A team of researchers studying the protein that, when defective or absent, causes cystic fibrosis (CF) has made an important discovery about how that protein is normally controlled and under what circumstances it might go awry.
"Understanding the regulation of salt transport in normal cells is critical for the development of new therapies for diseases, like CF, that disrupt salt movements across cell borders," said Jeng-Haur Chen, a postdoctoral researcher at the University of Iowa Carver College of Medicine and the lead author on a paper to be published in the Dec. 18 issue of the Journal of Biological Chemistry.
Cystic fibrosis is an inherited chronic disease that affects many organs, particularly the lungs and digestive system. CF patients carry a defective gene that disables or destroys its protein product, which normally regulates the transport of salt across cell borders. As a result, the body produces thick mucus that blocks its ducts and tubes.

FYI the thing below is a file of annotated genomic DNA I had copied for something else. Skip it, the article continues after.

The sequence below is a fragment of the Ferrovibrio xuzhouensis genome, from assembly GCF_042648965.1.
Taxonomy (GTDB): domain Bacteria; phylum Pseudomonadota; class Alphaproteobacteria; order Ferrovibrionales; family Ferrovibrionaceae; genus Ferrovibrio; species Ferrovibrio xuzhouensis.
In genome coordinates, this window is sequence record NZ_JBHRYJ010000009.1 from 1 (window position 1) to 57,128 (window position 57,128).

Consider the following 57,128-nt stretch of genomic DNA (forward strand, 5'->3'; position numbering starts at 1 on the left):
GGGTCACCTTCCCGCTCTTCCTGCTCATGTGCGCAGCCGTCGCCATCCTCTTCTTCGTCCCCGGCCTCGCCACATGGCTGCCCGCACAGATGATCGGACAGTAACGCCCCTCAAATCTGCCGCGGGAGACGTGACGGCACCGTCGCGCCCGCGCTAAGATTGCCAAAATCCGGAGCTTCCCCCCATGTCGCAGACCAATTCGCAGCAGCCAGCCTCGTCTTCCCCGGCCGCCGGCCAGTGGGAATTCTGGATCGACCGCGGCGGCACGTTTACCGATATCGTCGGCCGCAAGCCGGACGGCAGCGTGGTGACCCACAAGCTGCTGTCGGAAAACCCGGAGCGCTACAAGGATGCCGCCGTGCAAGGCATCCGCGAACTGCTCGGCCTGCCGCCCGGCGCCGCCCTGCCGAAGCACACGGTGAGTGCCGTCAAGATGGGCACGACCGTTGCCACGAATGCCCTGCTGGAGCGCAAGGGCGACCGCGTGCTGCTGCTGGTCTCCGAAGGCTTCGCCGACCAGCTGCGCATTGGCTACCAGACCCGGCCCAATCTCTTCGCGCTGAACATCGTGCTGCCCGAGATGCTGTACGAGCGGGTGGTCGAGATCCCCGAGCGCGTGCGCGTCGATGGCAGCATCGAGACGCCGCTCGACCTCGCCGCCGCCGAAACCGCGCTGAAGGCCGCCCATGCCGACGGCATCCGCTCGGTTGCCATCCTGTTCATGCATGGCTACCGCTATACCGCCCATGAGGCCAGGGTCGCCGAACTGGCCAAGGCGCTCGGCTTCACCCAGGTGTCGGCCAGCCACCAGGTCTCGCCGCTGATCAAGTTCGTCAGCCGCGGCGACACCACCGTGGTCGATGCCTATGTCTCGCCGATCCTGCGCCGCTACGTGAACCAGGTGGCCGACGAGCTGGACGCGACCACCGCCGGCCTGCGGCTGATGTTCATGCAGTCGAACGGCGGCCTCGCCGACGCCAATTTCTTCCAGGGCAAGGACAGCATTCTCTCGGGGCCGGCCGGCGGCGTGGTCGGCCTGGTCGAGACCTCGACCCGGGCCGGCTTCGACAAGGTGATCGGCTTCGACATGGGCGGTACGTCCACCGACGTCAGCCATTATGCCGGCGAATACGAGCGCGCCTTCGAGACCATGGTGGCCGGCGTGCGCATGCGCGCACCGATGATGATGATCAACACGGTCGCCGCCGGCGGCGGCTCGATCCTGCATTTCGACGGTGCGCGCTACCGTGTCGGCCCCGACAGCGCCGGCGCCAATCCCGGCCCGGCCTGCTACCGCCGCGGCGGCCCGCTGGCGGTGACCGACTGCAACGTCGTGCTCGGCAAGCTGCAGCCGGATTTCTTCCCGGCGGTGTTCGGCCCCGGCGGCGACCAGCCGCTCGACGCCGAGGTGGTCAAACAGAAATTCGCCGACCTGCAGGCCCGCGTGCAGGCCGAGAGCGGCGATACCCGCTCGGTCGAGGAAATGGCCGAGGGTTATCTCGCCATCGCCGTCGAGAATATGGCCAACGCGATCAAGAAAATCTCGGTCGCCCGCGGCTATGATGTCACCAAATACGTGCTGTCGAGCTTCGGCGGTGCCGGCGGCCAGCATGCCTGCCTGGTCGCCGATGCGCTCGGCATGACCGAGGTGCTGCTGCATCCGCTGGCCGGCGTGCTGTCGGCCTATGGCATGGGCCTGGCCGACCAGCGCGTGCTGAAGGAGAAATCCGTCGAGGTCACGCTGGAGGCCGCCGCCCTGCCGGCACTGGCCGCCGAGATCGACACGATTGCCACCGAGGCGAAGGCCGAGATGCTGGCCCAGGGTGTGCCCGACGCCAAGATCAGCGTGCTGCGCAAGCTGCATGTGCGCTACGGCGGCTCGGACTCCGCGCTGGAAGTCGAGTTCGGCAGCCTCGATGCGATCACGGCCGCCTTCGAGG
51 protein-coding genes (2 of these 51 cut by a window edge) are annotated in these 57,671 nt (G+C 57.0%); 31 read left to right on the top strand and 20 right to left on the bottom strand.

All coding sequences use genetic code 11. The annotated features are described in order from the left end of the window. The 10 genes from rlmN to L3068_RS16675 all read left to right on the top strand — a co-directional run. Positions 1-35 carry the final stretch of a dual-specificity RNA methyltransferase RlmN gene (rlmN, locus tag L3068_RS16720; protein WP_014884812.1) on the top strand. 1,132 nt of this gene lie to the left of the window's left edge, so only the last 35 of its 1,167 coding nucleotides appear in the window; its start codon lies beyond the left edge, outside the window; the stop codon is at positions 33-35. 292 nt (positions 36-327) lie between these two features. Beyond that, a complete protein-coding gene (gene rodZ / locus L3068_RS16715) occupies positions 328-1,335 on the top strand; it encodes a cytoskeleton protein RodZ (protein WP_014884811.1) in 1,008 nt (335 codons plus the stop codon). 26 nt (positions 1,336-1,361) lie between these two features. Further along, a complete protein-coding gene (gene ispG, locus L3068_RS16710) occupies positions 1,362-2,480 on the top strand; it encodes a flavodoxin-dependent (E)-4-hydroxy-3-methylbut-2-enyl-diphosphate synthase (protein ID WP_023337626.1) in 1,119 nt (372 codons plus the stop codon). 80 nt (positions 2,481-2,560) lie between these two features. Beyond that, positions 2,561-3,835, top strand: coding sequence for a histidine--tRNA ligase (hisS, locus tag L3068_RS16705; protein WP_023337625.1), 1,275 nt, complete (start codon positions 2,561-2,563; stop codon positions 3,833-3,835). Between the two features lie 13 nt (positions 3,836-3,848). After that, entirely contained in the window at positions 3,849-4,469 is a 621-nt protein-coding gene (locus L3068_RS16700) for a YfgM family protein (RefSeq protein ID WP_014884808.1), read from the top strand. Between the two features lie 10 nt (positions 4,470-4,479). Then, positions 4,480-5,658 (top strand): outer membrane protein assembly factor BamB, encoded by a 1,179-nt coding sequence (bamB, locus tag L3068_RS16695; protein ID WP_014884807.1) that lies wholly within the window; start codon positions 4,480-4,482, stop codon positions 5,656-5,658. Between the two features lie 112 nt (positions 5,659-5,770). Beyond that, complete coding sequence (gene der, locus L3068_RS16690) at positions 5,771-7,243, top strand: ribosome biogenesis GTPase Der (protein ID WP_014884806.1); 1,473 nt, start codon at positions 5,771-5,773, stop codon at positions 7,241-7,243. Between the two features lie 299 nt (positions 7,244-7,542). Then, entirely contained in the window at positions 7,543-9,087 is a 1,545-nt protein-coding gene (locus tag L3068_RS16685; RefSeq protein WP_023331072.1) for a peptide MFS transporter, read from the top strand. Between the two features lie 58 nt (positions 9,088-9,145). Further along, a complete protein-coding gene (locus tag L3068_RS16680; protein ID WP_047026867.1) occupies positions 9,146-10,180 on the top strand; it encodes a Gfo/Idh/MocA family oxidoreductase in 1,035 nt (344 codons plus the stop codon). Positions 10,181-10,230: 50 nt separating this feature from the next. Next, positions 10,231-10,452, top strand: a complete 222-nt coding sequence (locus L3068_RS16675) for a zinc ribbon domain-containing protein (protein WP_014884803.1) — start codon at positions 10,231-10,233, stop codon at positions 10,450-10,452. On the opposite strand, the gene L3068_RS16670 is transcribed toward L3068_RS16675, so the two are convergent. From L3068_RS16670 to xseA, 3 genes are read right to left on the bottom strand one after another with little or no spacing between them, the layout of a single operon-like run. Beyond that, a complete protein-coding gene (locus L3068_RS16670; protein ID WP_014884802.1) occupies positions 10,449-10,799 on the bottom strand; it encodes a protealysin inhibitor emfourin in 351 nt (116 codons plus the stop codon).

Blockage of air passageways causes chronic cough and lung infection; blockage of the pancreas prevents enzyme delivery to the intestine to break down food; and blockage in the intestine prevents food absorption.
About 70,000 people worldwide have the disease, the majority of whom are children and young adults.
The defective gene responsible for CF and its protein product, called cystic fibrosis transmembrane conductance regulator, or CFTR, were discovered only in 1989; but, thanks to early-detection techniques and improved therapies, the survival of CF patients has improved significantly over the past 40 years. Chen stressed that, despite big improvements, existing therapies for CF only ease symptoms by, for example, staving off lung infections with antibiotics, loosening mucus through chest physiotherapy and aiding in digestion with enzyme supplements.
Developing a true cure, he said, requires two things: first, when it is missing, delivering CFTR
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American Society for Biochemistry and Molecular Biology